a) Polypharmacy:

The overuse of medications by patients and overprescribing by physicians have repeatedly been cited as causes of drug-induced disease.


  1. Hospital patients- 8-10 drugs receive.
  2. Nursing home patients-5-9 drugs receive.
  3. Ambulatory patients- 5-6 drugs receive.

Multiple drug therapy increases drug-induced disease, hence it is mandatory that patients receive only what is necessary.

b) Adverse Reactions:

  • Adverse drug reactions of drugs are a major public health problem and they account for 3- 5% of admissions to hospitals.
  • More careful prescribing and monitoring of 60-80% of adverse reactions can be prevented.

c) Medication Errors:

  • Hospitalized patients usually face problems with by nurse’s wrong drug administration or pharmacist in dispensing multiple doses.
  • Unit dose drug distribution significantly decreases medication errors.


  • Prescribed therapy also represents major public health problems.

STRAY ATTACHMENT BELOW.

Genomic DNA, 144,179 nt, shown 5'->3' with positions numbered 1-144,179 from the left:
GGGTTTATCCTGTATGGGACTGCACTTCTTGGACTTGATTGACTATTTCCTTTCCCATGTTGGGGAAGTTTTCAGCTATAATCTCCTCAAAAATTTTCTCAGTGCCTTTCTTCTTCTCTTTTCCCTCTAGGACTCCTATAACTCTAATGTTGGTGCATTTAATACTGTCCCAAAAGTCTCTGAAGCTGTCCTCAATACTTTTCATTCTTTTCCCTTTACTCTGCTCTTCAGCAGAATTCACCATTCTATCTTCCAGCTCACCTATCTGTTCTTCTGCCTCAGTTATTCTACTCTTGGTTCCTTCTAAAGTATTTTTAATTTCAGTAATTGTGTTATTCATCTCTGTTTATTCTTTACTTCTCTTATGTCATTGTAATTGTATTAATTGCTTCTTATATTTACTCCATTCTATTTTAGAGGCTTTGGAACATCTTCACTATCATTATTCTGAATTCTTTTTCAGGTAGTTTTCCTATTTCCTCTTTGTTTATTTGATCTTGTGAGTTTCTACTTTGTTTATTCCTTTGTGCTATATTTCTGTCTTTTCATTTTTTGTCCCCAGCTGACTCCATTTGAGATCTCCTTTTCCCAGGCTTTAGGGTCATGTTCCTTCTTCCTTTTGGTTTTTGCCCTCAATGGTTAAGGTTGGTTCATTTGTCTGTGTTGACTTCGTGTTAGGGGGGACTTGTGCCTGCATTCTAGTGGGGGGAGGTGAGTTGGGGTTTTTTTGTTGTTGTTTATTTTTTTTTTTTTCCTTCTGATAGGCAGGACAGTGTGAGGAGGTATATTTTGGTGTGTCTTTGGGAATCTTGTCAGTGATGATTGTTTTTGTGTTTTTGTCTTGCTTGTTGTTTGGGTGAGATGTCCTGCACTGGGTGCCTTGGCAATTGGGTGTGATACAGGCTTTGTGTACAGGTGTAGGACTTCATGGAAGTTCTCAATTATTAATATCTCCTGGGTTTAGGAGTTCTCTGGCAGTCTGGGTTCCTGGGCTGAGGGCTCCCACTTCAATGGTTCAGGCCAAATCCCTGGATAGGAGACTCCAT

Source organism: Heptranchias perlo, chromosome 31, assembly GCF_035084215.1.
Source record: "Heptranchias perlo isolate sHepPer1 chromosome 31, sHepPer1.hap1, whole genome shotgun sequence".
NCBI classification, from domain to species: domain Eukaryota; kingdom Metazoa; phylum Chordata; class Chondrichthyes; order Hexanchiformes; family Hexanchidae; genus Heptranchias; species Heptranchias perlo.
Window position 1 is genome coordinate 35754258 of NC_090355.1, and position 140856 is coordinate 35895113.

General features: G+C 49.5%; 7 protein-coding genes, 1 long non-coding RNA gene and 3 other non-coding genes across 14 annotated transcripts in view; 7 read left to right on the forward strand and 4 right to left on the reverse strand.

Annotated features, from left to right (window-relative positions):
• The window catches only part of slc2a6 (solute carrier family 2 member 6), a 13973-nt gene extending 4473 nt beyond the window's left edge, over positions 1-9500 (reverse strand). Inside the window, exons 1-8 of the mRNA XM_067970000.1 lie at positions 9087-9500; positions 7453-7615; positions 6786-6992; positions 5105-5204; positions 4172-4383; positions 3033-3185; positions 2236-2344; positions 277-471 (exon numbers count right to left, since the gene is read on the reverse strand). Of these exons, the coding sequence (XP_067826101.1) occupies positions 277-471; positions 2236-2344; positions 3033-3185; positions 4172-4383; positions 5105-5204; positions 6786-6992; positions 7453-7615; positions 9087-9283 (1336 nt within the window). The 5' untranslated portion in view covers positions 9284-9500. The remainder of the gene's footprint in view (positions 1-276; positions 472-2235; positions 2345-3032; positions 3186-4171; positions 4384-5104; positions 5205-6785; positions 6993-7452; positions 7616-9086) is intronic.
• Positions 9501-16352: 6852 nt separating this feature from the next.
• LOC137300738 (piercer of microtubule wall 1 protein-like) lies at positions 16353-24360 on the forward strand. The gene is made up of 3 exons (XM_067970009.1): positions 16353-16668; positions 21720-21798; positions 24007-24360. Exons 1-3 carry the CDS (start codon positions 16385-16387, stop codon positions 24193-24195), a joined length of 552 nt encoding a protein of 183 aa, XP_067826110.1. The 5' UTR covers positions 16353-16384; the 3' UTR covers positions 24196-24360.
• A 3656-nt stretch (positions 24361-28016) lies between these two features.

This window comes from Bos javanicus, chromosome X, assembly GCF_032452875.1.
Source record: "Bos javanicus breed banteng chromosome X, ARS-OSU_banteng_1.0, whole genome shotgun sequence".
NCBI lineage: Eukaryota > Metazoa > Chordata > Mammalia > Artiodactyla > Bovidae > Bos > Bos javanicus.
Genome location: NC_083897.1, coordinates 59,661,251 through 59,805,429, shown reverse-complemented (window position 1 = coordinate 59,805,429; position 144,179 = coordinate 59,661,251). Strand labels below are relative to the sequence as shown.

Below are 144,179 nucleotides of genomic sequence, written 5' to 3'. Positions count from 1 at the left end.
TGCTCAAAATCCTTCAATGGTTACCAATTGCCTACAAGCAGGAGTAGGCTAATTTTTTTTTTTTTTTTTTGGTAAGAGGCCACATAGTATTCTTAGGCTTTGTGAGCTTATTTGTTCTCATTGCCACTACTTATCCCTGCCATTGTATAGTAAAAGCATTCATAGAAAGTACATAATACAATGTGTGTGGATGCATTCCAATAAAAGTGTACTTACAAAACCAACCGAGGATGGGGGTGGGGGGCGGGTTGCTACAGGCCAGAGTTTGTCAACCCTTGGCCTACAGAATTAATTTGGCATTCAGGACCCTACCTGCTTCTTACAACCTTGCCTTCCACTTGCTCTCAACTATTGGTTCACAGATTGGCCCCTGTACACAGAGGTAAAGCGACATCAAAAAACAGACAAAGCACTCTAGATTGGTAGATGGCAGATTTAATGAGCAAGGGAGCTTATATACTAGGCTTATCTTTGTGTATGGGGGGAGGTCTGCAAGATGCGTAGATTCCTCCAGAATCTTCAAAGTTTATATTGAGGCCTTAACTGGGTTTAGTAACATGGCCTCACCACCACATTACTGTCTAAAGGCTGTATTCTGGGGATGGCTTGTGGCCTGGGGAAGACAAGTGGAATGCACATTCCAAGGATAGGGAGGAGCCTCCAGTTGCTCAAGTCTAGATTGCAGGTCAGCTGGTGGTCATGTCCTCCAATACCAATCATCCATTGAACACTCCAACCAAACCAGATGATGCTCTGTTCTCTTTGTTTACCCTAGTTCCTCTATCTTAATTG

• Non-compliant patients can be identified and appropriate education is given.

Basic Principles of Therapeutic Drug Monitoring

  • Measurement of patient’s serum or blood drug concentration (SDC) taken at appropriate time after drug administration.
  • Knowledge of pharmacological and pharmacokinetic profiles of the administered drugs.
  • Knowledge of relevant patient profiles like demographic data, clinical status, laboratory, and other clinical investigations.
  • Interpretation of SDC after taking into consideration all of the above information and individualizing drug regimen according to the clinical needs of the patient.

Factors The Therapeutic Drug Monitoring

  1. Patient demographics
  2. Patient Compliance
  3. Individuals capacity to distribute/metabolize/excrete the drug
  4. Genetic factors
  5. Concomitant disease, Tropical disease, and nutritional deficiencies
  6. Alternative system of medicine
  7. Ethnic differences and extrapolation of the normal range
  8. Alcohol and tobacco use
  9. Quality of medication and generic formulation
  10. Control of drug assay
  11. Medication or sampling errors
  12. Laboratory errors
  13. Cost-effectiveness.

1. Patient demographics: